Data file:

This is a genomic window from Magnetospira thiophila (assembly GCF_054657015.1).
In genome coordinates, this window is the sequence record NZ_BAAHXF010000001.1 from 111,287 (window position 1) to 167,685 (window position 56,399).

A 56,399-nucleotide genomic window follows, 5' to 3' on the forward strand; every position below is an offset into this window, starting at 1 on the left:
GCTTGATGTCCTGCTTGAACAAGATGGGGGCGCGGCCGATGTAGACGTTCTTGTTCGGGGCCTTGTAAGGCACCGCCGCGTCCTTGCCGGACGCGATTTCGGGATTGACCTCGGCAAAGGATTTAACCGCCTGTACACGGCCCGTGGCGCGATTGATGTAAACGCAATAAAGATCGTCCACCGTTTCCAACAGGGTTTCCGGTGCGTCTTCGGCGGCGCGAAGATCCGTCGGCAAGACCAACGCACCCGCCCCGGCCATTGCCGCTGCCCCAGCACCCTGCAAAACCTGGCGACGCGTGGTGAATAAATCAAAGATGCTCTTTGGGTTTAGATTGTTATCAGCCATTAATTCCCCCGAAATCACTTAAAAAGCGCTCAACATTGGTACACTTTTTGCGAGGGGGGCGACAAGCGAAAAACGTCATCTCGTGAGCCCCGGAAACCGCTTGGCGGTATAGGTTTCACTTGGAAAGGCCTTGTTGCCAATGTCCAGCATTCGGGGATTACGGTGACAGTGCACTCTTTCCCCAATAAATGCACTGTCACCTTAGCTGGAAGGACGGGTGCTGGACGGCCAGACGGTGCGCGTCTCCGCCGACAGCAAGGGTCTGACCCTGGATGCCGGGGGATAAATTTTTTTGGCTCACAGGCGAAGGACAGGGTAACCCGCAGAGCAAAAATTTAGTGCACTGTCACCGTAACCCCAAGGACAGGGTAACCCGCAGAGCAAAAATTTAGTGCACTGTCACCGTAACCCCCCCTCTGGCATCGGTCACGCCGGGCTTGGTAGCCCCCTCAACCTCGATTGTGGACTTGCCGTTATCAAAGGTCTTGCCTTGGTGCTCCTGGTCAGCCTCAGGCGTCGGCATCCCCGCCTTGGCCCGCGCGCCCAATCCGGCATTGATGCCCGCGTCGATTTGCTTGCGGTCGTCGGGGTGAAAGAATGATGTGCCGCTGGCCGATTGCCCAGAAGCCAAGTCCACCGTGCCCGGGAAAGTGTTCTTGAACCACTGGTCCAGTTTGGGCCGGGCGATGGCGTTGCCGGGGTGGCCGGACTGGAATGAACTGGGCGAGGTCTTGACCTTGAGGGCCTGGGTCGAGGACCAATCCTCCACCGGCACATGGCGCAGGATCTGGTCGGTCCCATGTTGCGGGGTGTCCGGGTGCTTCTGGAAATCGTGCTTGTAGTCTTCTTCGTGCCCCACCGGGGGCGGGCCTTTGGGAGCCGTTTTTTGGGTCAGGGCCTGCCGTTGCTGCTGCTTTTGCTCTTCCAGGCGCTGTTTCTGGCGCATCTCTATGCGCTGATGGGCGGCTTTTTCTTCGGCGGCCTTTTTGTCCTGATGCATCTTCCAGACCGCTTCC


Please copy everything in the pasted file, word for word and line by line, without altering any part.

This is a genomic window from Magnetospira thiophila (assembly GCF_054657015.1).
In genome coordinates, this window is the sequence record NZ_BAAHXF010000001.1 from 111,287 (window position 1) to 167,685 (window position 56,399).

A 56,399-nucleotide genomic window follows, 5' to 3' on the forward strand; every position below is an offset into this window, starting at 1 on the left:
GCTTGATGTCCTGCTTGAACAAGATGGGGGCGCGGCCGATGTAGACGTTCTTGTTCGGGGCCTTGTAAGGCACCGCCGCGTCCTTGCCGGACGCGATTTCGGGATTGACCTCGGCAAAGGATTTAACCGCCTGTACACGGCCCGTGGCGCGATTGATGTAAACGCAATAAAGATCGTCCACCGTTTCCAACAGGGTTTCCGGTGCGTCTTCGGCGGCGCGAAGATCCGTCGGCAAGACCAACGCACCCGCCCCGGCCATTGCCGCTGCCCCAGCACCCTGCAAAACCTGGCGACGCGTGGTGAATAAATCAAAGATGCTCTTTGGGTTTAGATTGTTATCAGCCATTAATTCCCCCGAAATCACTTAAAAAGCGCTCAACATTGGTACACTTTTTGCGAGGGGGGCGACAAGCGAAAAACGTCATCTCGTGAGCCCCGGAAACCGCTTGGCGGTATAGGTTTCACTTGGAAAGGCCTTGTTGCCAATGTCCAGCATTCGGGGATTACGGTGACAGTGCACTCTTTCCCCAATAAATGCACTGTCACCTTAGCTGGAAGGACGGGTGCTGGACGGCCAGACGGTGCGCGTCTCCGCCGACAGCAAGGGTCTGACCCTGGATGCCGGGGGATAAATTTTTTTGGCTCACAGGCGAAGGACAGGGTAACCCGCAGAGCAAAAATTTAGTGCACTGTCACCGTAACCCCAAGGACAGGGTAACCCGCAGAGCAAAAATTTAGTGCACTGTCACCGTAACCCCCCCTCTGGCATCGGTCACGCCGGGCTTGGTAGCCCCCTCAACCTCGATTGTGGACTTGCCGTTATCAAAGGTCTTGCCTTGGTGCTCCTGGTCAGCCTCAGGCGTCGGCATCCCCGCCTTGGCCCGCGCGCCCAATCCGGCATTGATGCCCGCGTCGATTTGCTTGCGGTCGTCGGGGTGAAAGAATGATGTGCCGCTGGCCGATTGCCCAGAAGCCAAGTCCACCGTGCCCGGGAAAGTGTTCTTGAACCACTGGTCCAGTTTGGGCCGGGCGATGGCGTTGCCGGGGTGGCCGGACTGGAATGAACTGGGCGAGGTCTTGACCTTGAGGGCCTGGGTCGAGGACCAATCCTCCACCGGCACATGGCGCAGGATCTGGTCGGTCCCATGTTGCGGGGTGTCCGGGTGCTTCTGGAAATCGTGCTTGTAGTCTTCTTCGTGCCCCACCGGGGGCGGGCCTTTGGGAGCCGTTTTTTGGGTCAGGGCCTGCCGTTGCTGCTGCTTTTGCTCTTCCAGGCGCTGTTTCTGGCGCATCTCTATGCGCTGATGGGCGGCTTTTTCTTCGGCGGCCTTTTTGTCCTGATGCATCTTCCAGACCGCTTCC